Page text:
A total of 189 potentially relevant studies were identified from several sources including PubMed/MEDLINE, Google Scholar and WorldCat. From these, 18 duplicated articles were removed with the help of ENDNOTE and manual tracing. The remaining 171 records were screened using their titles and abstracts and 113 of them were excluded. Full texts of 58 records were then evaluated for eligibility. From these, 31 articles were excluded due to the outcome of interest was found missing, insufficient and/or ambiguous. Finally, a total of 27 articles fulfilled the eligibility criteria and quality assessment and thus included for systematic review and meta-analysis (Fig. 1).
Fig. 1
Fig. 1

PRISMA flow chart describing the selection process

Study characteristics

Table 1 summarizes the characteristics of 27 eligible studies with 7828 samples which were considered for determining the prevalence of bacterial pathogens and their antimicrobial resistance status. The studies were published in the year between 2008 and 2018. All the selected studies were cross-sectional study design in nature. The majority of meat samples were investigated from beef only (Abdissa et al., 2017; Alemu & Zewde, 2012; Atnafie et al., 2017; Bedasa et al., 2018; Beyi et al., 2017; Dagnachew, 2017; Garedew et al., 2015a; Garedew et al., 2015b; Gebretsadik et al., 2011; Abunna et al., 2016; Kore et al., 2017; Mengistu et al., 2017; Muluneh & Kibret, 2015; Wabeto et al., 2017; Adugna et al., 2018). The rest animal species were goat (Dulo, 2014; Dulo et al., 2015; Ferede, 2014), sheep (Mulu & Pal, 2016), and others (Ejo et al., 2016; Kebede et al., 2014; Senait & Moorty, 2016; Azage & Kibret, 2017). Samples of meat from two or more animals were also taken in four studies (Bekele et al., 2014; Hiko et al., 2008; Kebede et al., 2016; Zewdu & Cornelius, 2009). The foodborne pathogens such as Staphylococcus spp. and L. monocytogenes were the outcomes/pathogens with the fewest observations retrieved: Staphylococcus spp. (with only four published studies) and L. monocytogenes (with only three published studies) as their presence in meats have not been widely surveyed. The average quality score of included studies ranges from 6.5 to 9 as per the Newcastle-Ottawa scale adapted for cross sectional studies (Table 1).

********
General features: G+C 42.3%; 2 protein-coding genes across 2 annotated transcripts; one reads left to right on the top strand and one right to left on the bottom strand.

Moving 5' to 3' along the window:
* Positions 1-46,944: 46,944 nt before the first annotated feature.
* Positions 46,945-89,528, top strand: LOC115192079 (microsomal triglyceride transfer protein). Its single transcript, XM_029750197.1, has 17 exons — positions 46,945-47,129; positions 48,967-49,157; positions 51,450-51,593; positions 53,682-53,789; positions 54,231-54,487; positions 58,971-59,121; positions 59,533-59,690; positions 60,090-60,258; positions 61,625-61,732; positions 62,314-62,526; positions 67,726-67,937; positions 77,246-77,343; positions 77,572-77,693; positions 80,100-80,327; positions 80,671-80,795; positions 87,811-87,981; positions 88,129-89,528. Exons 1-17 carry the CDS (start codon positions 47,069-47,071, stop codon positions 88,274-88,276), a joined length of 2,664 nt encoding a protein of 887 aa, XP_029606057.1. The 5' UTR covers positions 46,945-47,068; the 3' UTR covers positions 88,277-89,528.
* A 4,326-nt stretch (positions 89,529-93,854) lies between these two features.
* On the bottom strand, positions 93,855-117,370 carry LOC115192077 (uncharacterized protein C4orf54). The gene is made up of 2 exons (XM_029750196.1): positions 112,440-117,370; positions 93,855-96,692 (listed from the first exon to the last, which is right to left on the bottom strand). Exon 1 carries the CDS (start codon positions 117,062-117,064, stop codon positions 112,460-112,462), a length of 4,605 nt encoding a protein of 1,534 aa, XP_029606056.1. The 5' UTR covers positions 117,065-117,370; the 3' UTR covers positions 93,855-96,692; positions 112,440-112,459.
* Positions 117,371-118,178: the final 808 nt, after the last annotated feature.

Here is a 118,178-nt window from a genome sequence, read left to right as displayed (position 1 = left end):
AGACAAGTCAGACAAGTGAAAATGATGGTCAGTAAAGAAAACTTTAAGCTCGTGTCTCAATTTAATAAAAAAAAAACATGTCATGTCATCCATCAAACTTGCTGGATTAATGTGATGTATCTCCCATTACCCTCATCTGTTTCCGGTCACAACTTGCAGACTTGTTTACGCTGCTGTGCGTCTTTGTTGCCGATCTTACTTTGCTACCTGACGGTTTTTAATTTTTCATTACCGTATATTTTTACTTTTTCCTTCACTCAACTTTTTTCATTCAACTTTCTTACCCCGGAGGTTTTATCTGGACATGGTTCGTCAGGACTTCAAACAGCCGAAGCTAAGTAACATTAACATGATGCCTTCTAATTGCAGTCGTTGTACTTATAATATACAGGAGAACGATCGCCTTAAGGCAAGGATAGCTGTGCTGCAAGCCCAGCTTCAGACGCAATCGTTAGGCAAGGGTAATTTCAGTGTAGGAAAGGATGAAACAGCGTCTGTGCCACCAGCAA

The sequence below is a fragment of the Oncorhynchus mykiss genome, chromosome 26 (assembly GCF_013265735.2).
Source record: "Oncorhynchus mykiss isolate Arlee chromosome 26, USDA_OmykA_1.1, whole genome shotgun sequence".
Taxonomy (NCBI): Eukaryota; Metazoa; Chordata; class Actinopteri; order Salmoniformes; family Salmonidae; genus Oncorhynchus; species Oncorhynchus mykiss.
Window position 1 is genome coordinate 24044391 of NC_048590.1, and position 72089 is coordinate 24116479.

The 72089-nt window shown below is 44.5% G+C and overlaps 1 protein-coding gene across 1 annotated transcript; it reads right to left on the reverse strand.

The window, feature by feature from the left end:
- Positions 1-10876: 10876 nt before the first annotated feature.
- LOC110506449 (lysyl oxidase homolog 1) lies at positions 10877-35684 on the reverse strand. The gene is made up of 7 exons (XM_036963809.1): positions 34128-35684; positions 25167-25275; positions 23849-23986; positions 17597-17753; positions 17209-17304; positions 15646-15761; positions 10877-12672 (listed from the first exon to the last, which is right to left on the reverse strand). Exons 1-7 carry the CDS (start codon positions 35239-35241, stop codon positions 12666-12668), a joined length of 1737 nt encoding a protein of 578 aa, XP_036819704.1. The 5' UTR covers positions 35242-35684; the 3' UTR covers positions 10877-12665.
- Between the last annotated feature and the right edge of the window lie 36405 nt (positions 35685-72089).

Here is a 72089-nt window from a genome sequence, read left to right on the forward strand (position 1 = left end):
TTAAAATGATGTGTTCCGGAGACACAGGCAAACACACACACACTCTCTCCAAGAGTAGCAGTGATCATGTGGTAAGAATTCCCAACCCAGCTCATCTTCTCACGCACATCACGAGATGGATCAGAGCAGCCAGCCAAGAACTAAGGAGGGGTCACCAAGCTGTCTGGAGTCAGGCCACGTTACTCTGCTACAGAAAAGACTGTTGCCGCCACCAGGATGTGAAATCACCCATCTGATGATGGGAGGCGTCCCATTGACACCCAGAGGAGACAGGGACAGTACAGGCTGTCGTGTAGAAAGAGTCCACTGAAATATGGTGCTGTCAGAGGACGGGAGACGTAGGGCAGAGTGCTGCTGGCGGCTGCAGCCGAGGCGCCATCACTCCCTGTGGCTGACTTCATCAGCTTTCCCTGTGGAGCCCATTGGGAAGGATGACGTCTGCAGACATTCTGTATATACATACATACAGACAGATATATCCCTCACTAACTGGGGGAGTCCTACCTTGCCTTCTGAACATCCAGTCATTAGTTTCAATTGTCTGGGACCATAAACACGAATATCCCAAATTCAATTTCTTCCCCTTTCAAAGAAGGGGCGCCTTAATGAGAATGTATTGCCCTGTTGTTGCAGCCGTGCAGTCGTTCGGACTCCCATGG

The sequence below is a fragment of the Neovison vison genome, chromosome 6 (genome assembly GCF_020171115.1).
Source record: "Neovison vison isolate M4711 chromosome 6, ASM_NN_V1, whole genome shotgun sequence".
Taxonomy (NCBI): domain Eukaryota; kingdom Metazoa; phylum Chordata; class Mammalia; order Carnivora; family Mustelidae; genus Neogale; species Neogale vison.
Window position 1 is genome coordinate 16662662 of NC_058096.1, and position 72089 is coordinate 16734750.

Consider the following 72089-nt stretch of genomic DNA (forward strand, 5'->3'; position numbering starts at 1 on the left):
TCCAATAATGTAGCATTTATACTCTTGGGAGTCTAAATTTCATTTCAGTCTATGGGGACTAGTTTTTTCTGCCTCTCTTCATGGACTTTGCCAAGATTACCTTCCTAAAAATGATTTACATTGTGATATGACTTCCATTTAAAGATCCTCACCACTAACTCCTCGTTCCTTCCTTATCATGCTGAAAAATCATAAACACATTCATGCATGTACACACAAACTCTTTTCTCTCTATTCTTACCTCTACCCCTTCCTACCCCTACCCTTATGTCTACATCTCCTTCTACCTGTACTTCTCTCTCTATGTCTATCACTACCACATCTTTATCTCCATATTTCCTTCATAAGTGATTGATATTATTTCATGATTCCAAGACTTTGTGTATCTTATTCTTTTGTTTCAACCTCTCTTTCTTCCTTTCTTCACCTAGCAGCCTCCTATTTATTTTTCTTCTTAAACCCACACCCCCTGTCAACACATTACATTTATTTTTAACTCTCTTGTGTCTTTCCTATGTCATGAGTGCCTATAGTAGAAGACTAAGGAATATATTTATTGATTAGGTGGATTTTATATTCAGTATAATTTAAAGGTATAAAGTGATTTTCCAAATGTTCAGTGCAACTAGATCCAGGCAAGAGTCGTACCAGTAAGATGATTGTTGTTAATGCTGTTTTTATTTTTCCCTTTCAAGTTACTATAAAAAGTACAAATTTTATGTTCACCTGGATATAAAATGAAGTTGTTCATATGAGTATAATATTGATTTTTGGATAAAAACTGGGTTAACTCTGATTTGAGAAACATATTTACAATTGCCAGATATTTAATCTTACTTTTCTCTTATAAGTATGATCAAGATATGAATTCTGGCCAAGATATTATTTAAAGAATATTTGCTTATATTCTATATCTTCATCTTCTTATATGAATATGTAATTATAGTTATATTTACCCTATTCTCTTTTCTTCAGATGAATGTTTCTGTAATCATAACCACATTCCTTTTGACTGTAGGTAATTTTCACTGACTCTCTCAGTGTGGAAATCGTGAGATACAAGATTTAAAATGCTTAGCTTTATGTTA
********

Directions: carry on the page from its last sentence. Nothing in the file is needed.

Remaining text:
Table 1

Characteristics of the studies describing the prevalence of selected bacterial pathogens in meat and meat products in Ethiopia

Studies

Quality score

Publication year

Study Area

Study Design

Slaughtered Animal

Spatial Source

Sample

Type

Bacteria isolates

Sample size

# positive

samples

Study 1 (Abdissa et al., 2017)

8.5

2017

AA/Debre Berhan

CS

Beef

Market

Carcass swab

E. coli O157:H7

125

1

Abattoir

Carcass swab

E. coli O157:H7

370

2

Study 2 (Adugna et al., 2018)

8

2018

AA

CS

Beef

Abattoir

Carcass swab

S. aureus

384

36

Butcher

Carcass swab

S. aureus

384

76

Study 3 (Alemu & Zewde, 2012)

8

2012

Bahir Dar

CS

Beef

Abattoir

Carcass swab

Salmonella spp.

186

9

Study 4 (Atnafie et al., 2017)

8.5

2017

Hawassa

CS

Beef

Abattoir

Carcass swab

E. coli O157:H7

150

4

Butcher

Meat

E. coli O157:H7

150

3

Study 5 (Ejo et al., 2016)

8.5

2016

Gondar town

CS

Other

Market

Minced meat

Salmonella spp.

25

2

Meat

Salmonella spp.

50

6

Study 6 (Azage & Kibret, 2017)

9

2017

Bahir Dar

CS

Other

Butcher

Meat

Salmonella spp.

30

21

Study 7 (Bekele et al., 2014)

8

2014

AA

CS

Beef

Abattoir

Carcass swab

E. coli O157:H7

64

3

Sheep

Abattoir

Carcass swab

E. coli O157:H7

64

4

Goat

Abattoir

Carcass swab

E. coli O157:H7

64

4

Beef

Market

Meat

E. coli O157:H7

64

14

Sheep

Market

Meat

E. coli O157:H7

64

8

Goat

Market

Meat

E. coli O157:H7

64

6

Study 8 (Bedasa et al., 2018)

9

2018

Bishoftu town

CS

Beef

Market

Meat

E. coli O157:H7

65

11

Study 9 (Beyi et al., 2017)

8

2017

AA, Bishoftu, Batu and Holeta

CS

Beef

Butcher

Carcass swab

E. coli O157:H7

110

5

Beef

Butcher

Minced meat

E. coli O157:H7

85

0

Study 10 (Dagnachew, 2017)